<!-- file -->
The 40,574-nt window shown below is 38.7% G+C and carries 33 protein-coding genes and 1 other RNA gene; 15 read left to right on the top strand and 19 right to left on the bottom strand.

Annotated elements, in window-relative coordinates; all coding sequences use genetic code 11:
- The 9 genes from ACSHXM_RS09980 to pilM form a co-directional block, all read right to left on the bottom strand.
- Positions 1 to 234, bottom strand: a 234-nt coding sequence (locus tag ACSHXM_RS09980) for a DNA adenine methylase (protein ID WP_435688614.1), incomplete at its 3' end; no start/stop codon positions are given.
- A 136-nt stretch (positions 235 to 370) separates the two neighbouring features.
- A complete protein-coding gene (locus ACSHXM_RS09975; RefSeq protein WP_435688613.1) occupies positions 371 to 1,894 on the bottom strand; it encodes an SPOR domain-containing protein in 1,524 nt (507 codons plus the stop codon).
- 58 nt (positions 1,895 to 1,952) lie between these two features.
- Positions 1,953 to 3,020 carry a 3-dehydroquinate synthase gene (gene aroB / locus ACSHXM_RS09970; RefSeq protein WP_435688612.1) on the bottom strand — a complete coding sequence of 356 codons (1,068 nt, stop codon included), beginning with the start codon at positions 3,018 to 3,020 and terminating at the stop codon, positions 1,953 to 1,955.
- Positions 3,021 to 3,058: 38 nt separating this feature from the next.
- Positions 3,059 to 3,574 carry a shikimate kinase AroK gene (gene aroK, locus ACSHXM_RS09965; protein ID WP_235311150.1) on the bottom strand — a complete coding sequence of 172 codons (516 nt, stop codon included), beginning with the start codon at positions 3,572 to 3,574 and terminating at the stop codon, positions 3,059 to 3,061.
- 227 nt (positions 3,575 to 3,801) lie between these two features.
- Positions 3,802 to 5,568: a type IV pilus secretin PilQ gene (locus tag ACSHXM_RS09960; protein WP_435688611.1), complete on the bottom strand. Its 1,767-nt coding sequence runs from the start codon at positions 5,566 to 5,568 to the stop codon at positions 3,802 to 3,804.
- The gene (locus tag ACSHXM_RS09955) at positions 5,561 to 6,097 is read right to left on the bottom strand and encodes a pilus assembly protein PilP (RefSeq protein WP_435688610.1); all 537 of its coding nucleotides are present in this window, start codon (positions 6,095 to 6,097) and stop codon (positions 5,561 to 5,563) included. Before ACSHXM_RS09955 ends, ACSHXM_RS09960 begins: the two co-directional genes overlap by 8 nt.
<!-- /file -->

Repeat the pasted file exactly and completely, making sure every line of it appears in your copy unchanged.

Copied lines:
The 40,574-nt window shown below is 38.7% G+C and carries 33 protein-coding genes and 1 other RNA gene; 15 read left to right on the top strand and 19 right to left on the bottom strand.

Annotated elements, in window-relative coordinates; all coding sequences use genetic code 11:
- The 9 genes from ACSHXM_RS09980 to pilM form a co-directional block, all read right to left on the bottom strand.
- Positions 1 to 234, bottom strand: a 234-nt coding sequence (locus tag ACSHXM_RS09980) for a DNA adenine methylase (protein ID WP_435688614.1), incomplete at its 3' end; no start/stop codon positions are given.
- A 136-nt stretch (positions 235 to 370) separates the two neighbouring features.
- A complete protein-coding gene (locus ACSHXM_RS09975; RefSeq protein WP_435688613.1) occupies positions 371 to 1,894 on the bottom strand; it encodes an SPOR domain-containing protein in 1,524 nt (507 codons plus the stop codon).
- 58 nt (positions 1,895 to 1,952) lie between these two features.
- Positions 1,953 to 3,020 carry a 3-dehydroquinate synthase gene (gene aroB / locus ACSHXM_RS09970; RefSeq protein WP_435688612.1) on the bottom strand — a complete coding sequence of 356 codons (1,068 nt, stop codon included), beginning with the start codon at positions 3,018 to 3,020 and terminating at the stop codon, positions 1,953 to 1,955.
- Positions 3,021 to 3,058: 38 nt separating this feature from the next.
- Positions 3,059 to 3,574 carry a shikimate kinase AroK gene (gene aroK, locus ACSHXM_RS09965; protein ID WP_235311150.1) on the bottom strand — a complete coding sequence of 172 codons (516 nt, stop codon included), beginning with the start codon at positions 3,572 to 3,574 and terminating at the stop codon, positions 3,059 to 3,061.
- 227 nt (positions 3,575 to 3,801) lie between these two features.
- Positions 3,802 to 5,568: a type IV pilus secretin PilQ gene (locus tag ACSHXM_RS09960; protein WP_435688611.1), complete on the bottom strand. Its 1,767-nt coding sequence runs from the start codon at positions 5,566 to 5,568 to the stop codon at positions 3,802 to 3,804.
- The gene (locus tag ACSHXM_RS09955) at positions 5,561 to 6,097 is read right to left on the bottom strand and encodes a pilus assembly protein PilP (RefSeq protein WP_435688610.1); all 537 of its coding nucleotides are present in this window, start codon (positions 6,095 to 6,097) and stop codon (positions 5,561 to 5,563) included. Before ACSHXM_RS09955 ends, ACSHXM_RS09960 begins: the two co-directional genes overlap by 8 nt.